Tibetan Monk Self-Immolates and Dies in Nepal
A Tibetan monk burned himself and died in Nepal Tuesday to protest against Beijing’s rule in Tibetan-populated areas in China—the third Tibetan self-immolation in the small Himalayan nation, according to sources.
Karma Ngedon Gyatso, 39, lit butter lamps and recited prayers before setting himself ablaze at the Boudhanath Stupa, a famous gathering place for Buddhist pilgrims in Nepal’s capital Kathmandu, where many Tibetan exiles live, the sources said. He was taken away in critical condition to the Tribhuvan University Teaching Hospital in Kathmandu where he was pronounced dead, the sources said, adding that scores of police converged at the shrine to beef up security in the area. Gyatso, from Damshung (in Chinese, Dangxiong) county in the Tibet Autonomous Region, “set himself ablaze at the prostration site inside the sacred Boudhanath Stupa,” a source told RFA’s Tibetan Service.
“I saw the Nepali police taking him away in a wooden stretcher,” a second source said. Police in Nepal have summoned local Tibetan community leaders for an “inquiry” over the self-immolation death, sources said. Based on a document made available to RFA, Gyatso, whose father’s name is Jamyang Tashi and his mother’s name is Uygen, had gone to India from Tibet before arriving in Nepal.
The self-immolation is the third so far in Nepal and the fifth among Tibetan exiles. A total of 121 Tibetans in China have so far burned themselves in protest against Beijing’s rule in Tibetan populated areas and demanded the return of Tibet’s spiritual leader the Dalai Lama, who is living in exile in India. The two previous self-immolations in Nepal also occurred at the Boudhanath Stupa temple.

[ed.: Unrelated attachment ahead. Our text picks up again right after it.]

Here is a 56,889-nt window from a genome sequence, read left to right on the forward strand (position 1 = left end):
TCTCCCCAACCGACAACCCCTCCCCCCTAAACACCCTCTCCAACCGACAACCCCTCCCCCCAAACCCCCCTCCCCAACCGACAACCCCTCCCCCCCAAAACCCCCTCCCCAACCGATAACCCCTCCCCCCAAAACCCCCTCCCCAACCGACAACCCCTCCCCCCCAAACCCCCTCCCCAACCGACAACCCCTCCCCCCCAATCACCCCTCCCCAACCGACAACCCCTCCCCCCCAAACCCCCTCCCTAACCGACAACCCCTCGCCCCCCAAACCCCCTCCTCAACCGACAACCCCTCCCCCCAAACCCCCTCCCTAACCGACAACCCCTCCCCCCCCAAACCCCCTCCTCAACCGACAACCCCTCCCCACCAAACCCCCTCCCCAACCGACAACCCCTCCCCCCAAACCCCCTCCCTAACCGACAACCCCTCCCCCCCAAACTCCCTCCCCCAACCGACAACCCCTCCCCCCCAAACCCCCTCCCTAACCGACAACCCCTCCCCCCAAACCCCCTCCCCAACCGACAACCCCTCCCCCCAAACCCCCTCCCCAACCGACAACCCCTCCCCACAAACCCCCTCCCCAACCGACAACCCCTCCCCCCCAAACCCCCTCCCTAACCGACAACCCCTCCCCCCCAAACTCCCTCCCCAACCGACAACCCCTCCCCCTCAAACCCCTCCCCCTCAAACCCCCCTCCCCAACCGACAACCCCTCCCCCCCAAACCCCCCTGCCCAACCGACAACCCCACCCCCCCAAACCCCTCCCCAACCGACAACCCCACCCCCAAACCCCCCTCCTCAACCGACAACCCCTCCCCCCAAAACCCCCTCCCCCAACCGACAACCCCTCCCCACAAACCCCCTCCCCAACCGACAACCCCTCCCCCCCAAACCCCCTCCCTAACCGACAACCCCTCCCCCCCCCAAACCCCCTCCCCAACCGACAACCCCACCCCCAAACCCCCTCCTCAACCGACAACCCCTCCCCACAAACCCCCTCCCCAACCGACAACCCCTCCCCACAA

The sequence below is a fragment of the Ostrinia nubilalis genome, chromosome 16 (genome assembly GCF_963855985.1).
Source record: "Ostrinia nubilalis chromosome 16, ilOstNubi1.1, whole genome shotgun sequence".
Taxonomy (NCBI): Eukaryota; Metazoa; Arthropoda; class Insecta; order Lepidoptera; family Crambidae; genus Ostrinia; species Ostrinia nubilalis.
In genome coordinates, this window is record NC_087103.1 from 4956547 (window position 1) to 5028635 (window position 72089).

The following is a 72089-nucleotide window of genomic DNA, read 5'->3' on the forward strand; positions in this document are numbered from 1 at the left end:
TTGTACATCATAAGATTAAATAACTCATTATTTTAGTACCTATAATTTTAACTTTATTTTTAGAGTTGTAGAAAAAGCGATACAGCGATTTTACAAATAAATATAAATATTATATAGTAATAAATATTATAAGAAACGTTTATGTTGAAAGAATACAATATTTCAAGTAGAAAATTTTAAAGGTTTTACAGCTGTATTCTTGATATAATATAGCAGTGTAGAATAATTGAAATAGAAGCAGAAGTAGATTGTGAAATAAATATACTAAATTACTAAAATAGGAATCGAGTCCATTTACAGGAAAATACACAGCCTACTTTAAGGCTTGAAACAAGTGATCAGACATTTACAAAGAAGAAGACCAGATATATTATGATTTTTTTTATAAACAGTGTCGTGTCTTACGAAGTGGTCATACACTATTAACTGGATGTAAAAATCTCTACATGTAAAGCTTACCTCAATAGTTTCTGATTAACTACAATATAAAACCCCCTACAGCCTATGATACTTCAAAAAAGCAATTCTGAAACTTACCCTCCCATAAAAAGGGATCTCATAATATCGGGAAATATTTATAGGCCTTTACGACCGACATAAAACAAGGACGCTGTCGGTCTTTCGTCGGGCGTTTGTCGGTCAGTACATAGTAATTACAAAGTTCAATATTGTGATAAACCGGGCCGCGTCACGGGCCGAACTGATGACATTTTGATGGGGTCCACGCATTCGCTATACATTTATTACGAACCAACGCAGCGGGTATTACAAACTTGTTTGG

In February, a 25-year old Tibetan monk Drongchen Tsering set fire to himself and died. His body was secretly cremated in Kathmandu late at night at the instruction of the Nepalese authorities without Buddhist or any other religious rituals being carried out, despite appeals from the Tibetan community for monks to be in attendance to offer prayers. The first Tibetan self-immolation in Nepal was reported in November 2011 when a monk identified as Bhutok wrapped a Tibetan flag around himself, doused himself in kerosene while shouting slogans calling for a free Tibet and then set himself alight. Buddhist pilgrims at the stupa managed to quickly put out the flames and he survived.
About 20,000 Tibetan refugees have fled Chinese rule to live in Nepal. Beijing is becoming more aggressive in urging Kathmandu to restrict their activities and to help control the movement of Tibetans in both directions across the countries’ shared border. Reported by Lumbum Tashi, Dorjee Damdul, and Yangdon Demo for RFA’s Tibetan Service. Translated by Dorjee Damdul. Written in English by Parameswaran Ponnudurai.